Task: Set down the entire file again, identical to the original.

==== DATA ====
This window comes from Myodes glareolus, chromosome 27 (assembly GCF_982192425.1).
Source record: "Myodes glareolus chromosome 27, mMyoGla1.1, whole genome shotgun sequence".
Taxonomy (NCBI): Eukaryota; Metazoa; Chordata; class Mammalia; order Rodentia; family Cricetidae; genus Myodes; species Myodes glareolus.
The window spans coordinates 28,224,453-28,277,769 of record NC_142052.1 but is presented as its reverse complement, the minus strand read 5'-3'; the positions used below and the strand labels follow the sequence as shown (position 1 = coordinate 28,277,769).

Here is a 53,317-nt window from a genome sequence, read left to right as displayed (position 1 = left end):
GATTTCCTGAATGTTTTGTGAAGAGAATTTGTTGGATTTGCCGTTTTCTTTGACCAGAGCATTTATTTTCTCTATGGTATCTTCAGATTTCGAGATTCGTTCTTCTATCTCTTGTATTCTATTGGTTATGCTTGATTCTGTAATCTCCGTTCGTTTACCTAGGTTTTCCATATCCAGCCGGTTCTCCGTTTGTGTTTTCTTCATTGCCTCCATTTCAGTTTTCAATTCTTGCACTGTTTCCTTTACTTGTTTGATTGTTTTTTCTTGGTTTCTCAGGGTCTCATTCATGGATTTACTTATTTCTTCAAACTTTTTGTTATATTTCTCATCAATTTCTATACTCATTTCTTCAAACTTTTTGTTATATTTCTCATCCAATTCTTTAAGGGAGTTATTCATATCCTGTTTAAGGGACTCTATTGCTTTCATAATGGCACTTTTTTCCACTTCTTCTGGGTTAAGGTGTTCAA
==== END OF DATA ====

This window comes from Myodes glareolus, chromosome 27 (assembly GCF_982192425.1).
Source record: "Myodes glareolus chromosome 27, mMyoGla1.1, whole genome shotgun sequence".
Taxonomy (NCBI): Eukaryota; Metazoa; Chordata; class Mammalia; order Rodentia; family Cricetidae; genus Myodes; species Myodes glareolus.
The window spans coordinates 28,224,453-28,277,769 of record NC_142052.1 but is presented as its reverse complement, the minus strand read 5'-3'; the positions used below and the strand labels follow the sequence as shown (position 1 = coordinate 28,277,769).

Here is a 53,317-nt window from a genome sequence, read left to right as displayed (position 1 = left end):
GATTTCCTGAATGTTTTGTGAAGAGAATTTGTTGGATTTGCCGTTTTCTTTGACCAGAGCATTTATTTTCTCTATGGTATCTTCAGATTTCGAGATTCGTTCTTCTATCTCTTGTATTCTATTGGTTATGCTTGATTCTGTAATCTCCGTTCGTTTACCTAGGTTTTCCATATCCAGCCGGTTCTCCGTTTGTGTTTTCTTCATTGCCTCCATTTCAGTTTTCAATTCTTGCACTGTTTCCTTTACTTGTTTGATTGTTTTTTCTTGGTTTCTCAGGGTCTCATTCATGGATTTACTTATTTCTTCAAACTTTTTGTTATATTTCTCATCAATTTCTATACTCATTTCTTCAAACTTTTTGTTATATTTCTCATCCAATTCTTTAAGGGAGTTATTCATATCCTGTTTAAGGGACTCTATTGCTTTCATAATGGCACTTTTTTCCACTTCTTCTGGGTTAAGGTGTTCAA